IDEAS home Printed from https://ideas.repec.org/p/iza/izadps/dp5755.html
   My bibliography  Save this paper

Incentives vs. Selection in Promotion Tournaments: Can a Designer Kill Two Birds with One Stone?

Author

Listed:
  • Höchtl, Wolfgang

    () (University of Innsbruck)

  • Kerschbamer, Rudolf

    () (University of Innsbruck)

  • Stracke, Rudi

    () (University of Munich)

  • Sunde, Uwe

    () (University of Munich)

Abstract

This paper studies the performance of promotion tournaments with heterogeneous participants in two dimensions: incentive provision and selection. Our theoretical analysis reveals a trade-off for the tournament designer between the two goals: While total effort is maximized if less heterogeneous participants compete against each other early in the tournament, letting more heterogeneous participants compete early increases the accuracy in selection. Experimental evidence supports our theoretical findings, indicating that the optimal design of promotion tournaments crucially depends on the objectives of the tournament designer. These findings have important implications for the optimal design of promotion tournaments in organizations.

Suggested Citation

  • Höchtl, Wolfgang & Kerschbamer, Rudolf & Stracke, Rudi & Sunde, Uwe, 2011. "Incentives vs. Selection in Promotion Tournaments: Can a Designer Kill Two Birds with One Stone?," IZA Discussion Papers 5755, Institute for the Study of Labor (IZA).
  • Handle: RePEc:iza:izadps:dp5755
    as

    Download full text from publisher

    File URL: http://ftp.iza.org/dp5755.pdf
    Download Restriction: no

    Citations

    Citations are extracted by the CitEc Project, subscribe to its RSS feed for this item.
    as


    Cited by:

    1. Marc Gürtler & Oliver Gürtler, 2015. "The Optimality of Heterogeneous Tournaments," Journal of Labor Economics, University of Chicago Press, vol. 33(4), pages 1007-1042.
    2. Zeynep B. Irfanoglu & Shakun D. Mago & Roman M. Sheremeta, 2014. "The New Hampshire Effect: Behavior in Sequential and Simultaneous Election Contests," Working Papers 14-15, Chapman University, Economic Science Institute.
    3. Irfanoglu, Zeynep & Mago, Shakun & Sheremeta, Roman, 2015. "New Hampshire Effect: Behavior in Sequential and Simultaneous Election Contests," MPRA Paper 67520, University Library of Munich, Germany.
    4. Emmanuel Dechenaux & Dan Kovenock & Roman Sheremeta, 2015. "A survey of experimental research on contests, all-pay auctions and tournaments," Experimental Economics, Springer;Economic Science Association, vol. 18(4), pages 609-669, December.
    5. Cary Deck & Roman M. Sheremeta, 2015. "Tug-of-War in the Laboratory," Working Papers 15-14, Chapman University, Economic Science Institute.
    6. Delfgaauw, Josse & Dur, Robert & Non, Arjan & Verbeke, Willem, 2014. "Dynamic incentive effects of relative performance pay: A field experiment," Labour Economics, Elsevier, vol. 28(C), pages 1-13.
    7. Tanja H�rtnagl & Rudolf Kerschbamer & Rudi Stracke & Uwe Sunde, 2013. "Heterogeneity in Rent-Seeking Contests with Multiple Stages: Theory and Experimental Evidence," Working Papers 2013-29, Faculty of Economics and Statistics, University of Innsbruck.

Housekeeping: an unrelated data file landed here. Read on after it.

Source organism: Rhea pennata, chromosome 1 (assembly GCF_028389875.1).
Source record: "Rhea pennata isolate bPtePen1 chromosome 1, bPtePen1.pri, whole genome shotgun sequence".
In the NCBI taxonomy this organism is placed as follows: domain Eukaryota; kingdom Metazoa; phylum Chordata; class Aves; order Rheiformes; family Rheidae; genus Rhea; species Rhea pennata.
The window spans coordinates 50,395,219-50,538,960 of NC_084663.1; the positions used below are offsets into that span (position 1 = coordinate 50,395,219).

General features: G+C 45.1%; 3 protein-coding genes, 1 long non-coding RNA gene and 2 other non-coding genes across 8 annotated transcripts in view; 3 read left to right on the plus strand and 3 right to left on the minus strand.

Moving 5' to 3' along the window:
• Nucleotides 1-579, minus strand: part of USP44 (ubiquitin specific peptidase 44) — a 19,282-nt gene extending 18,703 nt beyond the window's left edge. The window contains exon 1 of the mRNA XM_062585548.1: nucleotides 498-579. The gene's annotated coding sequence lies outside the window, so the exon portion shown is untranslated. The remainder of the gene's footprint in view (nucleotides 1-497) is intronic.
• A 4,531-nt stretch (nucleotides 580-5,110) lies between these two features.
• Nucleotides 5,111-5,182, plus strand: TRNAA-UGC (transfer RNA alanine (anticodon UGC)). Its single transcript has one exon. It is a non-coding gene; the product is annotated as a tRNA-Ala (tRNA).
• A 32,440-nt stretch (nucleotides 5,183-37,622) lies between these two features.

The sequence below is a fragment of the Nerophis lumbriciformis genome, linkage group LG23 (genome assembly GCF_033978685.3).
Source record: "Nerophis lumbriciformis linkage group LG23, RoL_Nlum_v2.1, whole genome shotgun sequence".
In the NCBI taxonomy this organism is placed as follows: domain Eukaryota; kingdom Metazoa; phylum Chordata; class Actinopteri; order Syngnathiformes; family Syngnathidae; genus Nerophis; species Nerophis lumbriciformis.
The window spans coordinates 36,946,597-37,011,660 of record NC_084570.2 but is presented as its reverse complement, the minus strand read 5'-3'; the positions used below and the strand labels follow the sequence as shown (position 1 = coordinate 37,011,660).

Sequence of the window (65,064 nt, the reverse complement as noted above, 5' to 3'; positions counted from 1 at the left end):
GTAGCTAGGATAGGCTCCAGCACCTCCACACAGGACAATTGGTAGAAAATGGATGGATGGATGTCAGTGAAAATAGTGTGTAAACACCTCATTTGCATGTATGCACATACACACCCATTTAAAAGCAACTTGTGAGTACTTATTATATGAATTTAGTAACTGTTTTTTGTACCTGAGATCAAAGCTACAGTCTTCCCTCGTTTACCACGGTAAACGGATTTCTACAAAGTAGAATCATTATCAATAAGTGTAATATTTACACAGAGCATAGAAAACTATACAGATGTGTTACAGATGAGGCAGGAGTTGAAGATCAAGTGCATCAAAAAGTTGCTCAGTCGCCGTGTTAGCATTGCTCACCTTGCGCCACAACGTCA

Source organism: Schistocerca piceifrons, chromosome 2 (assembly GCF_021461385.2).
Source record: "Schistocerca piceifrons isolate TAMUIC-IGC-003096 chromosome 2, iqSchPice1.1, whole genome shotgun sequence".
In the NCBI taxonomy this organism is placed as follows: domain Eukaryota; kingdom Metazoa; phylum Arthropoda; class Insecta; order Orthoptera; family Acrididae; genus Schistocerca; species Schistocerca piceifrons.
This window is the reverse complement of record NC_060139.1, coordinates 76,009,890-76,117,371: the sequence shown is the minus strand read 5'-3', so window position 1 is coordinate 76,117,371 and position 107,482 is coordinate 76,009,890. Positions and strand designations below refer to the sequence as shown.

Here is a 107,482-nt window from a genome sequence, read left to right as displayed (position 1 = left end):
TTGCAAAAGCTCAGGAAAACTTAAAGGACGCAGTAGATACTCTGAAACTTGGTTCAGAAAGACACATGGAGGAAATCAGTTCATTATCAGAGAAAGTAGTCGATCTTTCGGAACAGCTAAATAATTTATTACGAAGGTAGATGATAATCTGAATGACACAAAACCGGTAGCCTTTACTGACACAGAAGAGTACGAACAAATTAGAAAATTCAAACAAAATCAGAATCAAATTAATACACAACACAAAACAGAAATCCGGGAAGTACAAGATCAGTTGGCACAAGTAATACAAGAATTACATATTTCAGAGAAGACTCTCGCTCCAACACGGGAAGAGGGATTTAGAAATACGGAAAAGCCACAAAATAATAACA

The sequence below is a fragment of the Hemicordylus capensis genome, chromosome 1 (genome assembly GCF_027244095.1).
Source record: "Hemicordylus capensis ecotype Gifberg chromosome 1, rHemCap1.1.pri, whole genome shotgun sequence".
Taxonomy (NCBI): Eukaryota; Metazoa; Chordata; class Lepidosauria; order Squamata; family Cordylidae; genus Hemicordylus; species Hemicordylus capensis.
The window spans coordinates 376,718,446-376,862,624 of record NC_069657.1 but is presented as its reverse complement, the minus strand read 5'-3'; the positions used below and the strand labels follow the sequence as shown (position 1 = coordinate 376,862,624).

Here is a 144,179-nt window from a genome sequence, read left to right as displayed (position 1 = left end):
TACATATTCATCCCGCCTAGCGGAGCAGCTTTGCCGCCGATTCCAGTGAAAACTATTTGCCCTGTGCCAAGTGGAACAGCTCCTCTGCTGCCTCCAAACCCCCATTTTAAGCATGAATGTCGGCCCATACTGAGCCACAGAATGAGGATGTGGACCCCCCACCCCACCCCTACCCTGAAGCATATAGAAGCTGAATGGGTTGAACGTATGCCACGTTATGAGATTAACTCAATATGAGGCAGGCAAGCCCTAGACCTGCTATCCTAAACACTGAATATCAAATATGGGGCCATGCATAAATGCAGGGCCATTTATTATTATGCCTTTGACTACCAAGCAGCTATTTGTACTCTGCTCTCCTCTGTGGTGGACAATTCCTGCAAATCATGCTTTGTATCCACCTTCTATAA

8. Stracke, Rudi, 2013. "Contest design and heterogeneity," Economics Letters, Elsevier, vol. 121(1), pages 4-7.
    9. repec:spr:etbull:v:2:y:2014:i:1:d:10.1007_s40505-014-0030-z is not listed on IDEAS
    10. Dutcher, E. Glenn & Balafoutas, Loukas & Lindner, Florian & Ryvkin, Dmitry & Sutter, Matthias, 2015. "Strive to be first or avoid being last: An experiment on relative performance incentives," Games and Economic Behavior, Elsevier, vol. 94(C), pages 39-56.
    11. Stracke, Rudi, 2012. "Orchestrating Contests with Heterogeneous Participants," Economics Working Paper Series 1218, University of St. Gallen, School of Economics and Political Science.

    More about this item

    Keywords

    promotion tournaments; heterogeneity; incentive provision; selection;

    JEL classification:

    • M52 - Business Administration and Business Economics; Marketing; Accounting; Personnel Economics - - Personnel Economics - - - Compensation and Compensation Methods and Their Effects
    • J33 - Labor and Demographic Economics - - Wages, Compensation, and Labor Costs - - - Compensation Packages; Payment Methods

    NEP fields

    This paper has been announced in the following NEP Reports:

    Statistics

    Access and download statistics

    Corrections

    All material on this site has been provided by the respective publishers and authors. You can help correct errors and omissions. When requesting a correction, please mention this item's handle: RePEc:iza:izadps:dp5755. See general information about how to correct material in RePEc.

    For technical questions regarding this item, or to correct its authors, title, abstract, bibliographic or download information, contact: (Mark Fallak). General contact details of provider: http://www.iza.org .

    If you have authored this item and are not yet registered with RePEc, we encourage you to do it here. This allows to link your profile to this item. It also allows you to accept potential citations to this item that we are uncertain about.

    We have no references for this item. You can help adding them by using this form .

    If you know of missing items citing this one, you can help us creating those links by adding the relevant references in the same way as above, for each refering item. If you are a registered author of this item, you may also want to check the "citations" tab in your RePEc Author Service profile, as there may be some citations waiting for confirmation.

    Please note that corrections may take a couple of weeks to filter through the various RePEc services.

    IDEAS is a RePEc service hosted by the Research Division of the Federal Reserve Bank of St. Louis . RePEc uses bibliographic data supplied by the respective publishers.